Like many learning and development professionals, I have received numerous and continuous requests throughout my career for training on topics that, with just a little motivation and creativity, people could learn on their own. Without being too scientific about it, the most popular among these requests seem to be Microsoft Excel, conflict resolution, time management, business writing, and general tips for how to be more efficient on a computer.
We sometimes get caught up in addressing learning wants, not learning needs. In this Chief Learning Officer piece, Address Learning Needs, Not Wants, Dave DeFilippo and John Rogener address this very topic. In other words, sales managers say they need training for their people because closing rates are falling. An operations managers believes she needs Excel training because productivity is falling. A managing director requests that his managers attend conflict management training because he received a complaint from an analyst that his manager, “Just told me to stop worrying about those stupid little things and get back to work.”
These are wants, not necessarily needs. Instead of focusing on how to find out what the needs are (you should read the Dave DeFilippo and John Rogener piece for that), I'd like to focus on our possible role in addressing the wants.
What If You Don't Address the Wants?
Organizations are expected to provide more and more of people's education needs. Employees are demanding it and expecting it. The problem is, an organization cannot possibly keep up with the demand, and do it in a cost efficient manner. Providing learning is expensive. On the other hand, the cost of not developing people is likely to be greater if you consider the costs of low performance, replacing people who leave, and the opportunity costs of missed opportunities.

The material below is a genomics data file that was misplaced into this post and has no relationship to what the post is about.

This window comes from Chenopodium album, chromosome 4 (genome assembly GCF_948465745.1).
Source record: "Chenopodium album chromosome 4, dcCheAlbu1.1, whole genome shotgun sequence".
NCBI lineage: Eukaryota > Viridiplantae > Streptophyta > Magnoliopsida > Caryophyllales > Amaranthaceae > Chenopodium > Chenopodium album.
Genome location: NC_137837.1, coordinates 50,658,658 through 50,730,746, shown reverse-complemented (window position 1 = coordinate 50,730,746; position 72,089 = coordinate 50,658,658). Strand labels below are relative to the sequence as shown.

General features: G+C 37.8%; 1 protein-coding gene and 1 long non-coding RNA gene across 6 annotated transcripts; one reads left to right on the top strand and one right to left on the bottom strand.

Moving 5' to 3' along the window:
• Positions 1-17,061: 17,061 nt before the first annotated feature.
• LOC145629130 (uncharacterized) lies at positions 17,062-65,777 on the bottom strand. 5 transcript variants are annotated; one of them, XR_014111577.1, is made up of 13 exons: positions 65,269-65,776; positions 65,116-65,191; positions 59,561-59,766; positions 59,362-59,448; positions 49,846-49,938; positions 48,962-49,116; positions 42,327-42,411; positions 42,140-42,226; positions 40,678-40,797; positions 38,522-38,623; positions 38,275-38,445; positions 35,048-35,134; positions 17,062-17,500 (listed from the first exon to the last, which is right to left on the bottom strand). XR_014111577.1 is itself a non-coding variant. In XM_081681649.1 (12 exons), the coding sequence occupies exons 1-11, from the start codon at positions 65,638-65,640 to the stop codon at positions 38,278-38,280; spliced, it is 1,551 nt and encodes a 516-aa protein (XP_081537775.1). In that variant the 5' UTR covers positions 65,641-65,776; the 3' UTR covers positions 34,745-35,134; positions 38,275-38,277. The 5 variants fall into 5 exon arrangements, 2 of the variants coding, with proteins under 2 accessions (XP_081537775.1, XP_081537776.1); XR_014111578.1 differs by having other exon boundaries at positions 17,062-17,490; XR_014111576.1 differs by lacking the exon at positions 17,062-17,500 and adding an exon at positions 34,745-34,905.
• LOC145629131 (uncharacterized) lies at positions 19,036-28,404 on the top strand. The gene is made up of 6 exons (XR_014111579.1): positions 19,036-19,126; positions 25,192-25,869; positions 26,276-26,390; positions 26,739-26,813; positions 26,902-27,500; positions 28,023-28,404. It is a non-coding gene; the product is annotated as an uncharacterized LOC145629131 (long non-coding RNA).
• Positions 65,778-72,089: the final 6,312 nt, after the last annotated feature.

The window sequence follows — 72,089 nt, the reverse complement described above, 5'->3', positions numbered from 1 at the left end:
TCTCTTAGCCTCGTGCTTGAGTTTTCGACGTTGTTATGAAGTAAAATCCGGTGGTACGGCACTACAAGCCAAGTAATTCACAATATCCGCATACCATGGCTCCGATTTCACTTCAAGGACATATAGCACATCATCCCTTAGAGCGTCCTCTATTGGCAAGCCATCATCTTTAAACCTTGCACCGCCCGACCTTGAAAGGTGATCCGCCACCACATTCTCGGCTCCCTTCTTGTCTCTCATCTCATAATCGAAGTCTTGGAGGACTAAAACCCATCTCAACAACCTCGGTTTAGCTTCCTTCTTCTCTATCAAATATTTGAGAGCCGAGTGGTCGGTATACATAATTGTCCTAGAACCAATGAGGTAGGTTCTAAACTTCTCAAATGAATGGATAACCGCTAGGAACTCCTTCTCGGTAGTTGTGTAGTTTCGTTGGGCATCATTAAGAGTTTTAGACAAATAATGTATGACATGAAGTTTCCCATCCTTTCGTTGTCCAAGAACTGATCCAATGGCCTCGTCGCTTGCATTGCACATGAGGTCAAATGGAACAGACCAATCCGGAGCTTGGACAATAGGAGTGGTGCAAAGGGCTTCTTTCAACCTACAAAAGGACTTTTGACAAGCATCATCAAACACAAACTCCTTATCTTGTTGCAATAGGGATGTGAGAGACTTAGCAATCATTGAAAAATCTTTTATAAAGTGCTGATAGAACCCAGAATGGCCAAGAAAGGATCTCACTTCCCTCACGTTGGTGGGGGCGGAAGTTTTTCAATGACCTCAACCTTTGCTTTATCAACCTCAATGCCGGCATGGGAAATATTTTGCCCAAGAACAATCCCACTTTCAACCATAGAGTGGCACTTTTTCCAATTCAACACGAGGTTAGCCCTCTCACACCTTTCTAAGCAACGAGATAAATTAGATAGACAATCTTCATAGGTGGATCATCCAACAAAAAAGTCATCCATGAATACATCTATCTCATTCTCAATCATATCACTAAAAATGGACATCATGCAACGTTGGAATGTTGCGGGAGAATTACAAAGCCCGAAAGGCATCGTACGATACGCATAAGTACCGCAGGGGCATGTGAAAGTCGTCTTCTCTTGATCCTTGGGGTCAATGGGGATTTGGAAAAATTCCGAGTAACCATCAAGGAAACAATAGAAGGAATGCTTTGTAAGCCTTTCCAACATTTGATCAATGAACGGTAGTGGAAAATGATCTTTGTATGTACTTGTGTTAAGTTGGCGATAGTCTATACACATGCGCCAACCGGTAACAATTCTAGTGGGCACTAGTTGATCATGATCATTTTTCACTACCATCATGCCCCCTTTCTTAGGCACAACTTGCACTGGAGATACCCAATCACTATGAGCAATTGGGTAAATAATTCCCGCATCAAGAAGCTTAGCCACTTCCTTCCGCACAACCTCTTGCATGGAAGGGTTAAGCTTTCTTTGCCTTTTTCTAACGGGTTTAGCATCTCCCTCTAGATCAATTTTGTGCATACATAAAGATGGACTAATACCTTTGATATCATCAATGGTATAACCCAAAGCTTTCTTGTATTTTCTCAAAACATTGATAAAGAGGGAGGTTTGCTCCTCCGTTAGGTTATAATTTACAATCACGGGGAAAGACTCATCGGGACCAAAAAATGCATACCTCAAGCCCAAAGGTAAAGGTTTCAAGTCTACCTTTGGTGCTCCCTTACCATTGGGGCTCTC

The real solutions lie somewhere in the vicinity of turning the tables on who is responsible for learning. Of course, the learning organization should be responsible for the learning needs of the organization and the individual should be responsible for learning wants. Although the learning organization should not allocate resources to address learning wants, it can certainly help create an environment in which people can discover and address their own learning wants.
But I Need Excel Training
One should be honest in response to requests for learning wants and say, “We do not provide Excel training. However, here are some ways in which you can learn those skills. For example, here are some excellent links to YouTube videos. And, you should talk to Sandy. She is an Excel wizard. I bet if you asked her, she'd help you learn a few things.” Perhaps then, you could provide this person a link to this Amy Gallo article on how to master new skills.
By offering alternatives to corporate-provided learning, you keep the door open and reinforce the culture of continuous learning in your organization. In other words, we need to address this issue by putting more responsibility on individuals to learn the skills they want in order to be more effective at work.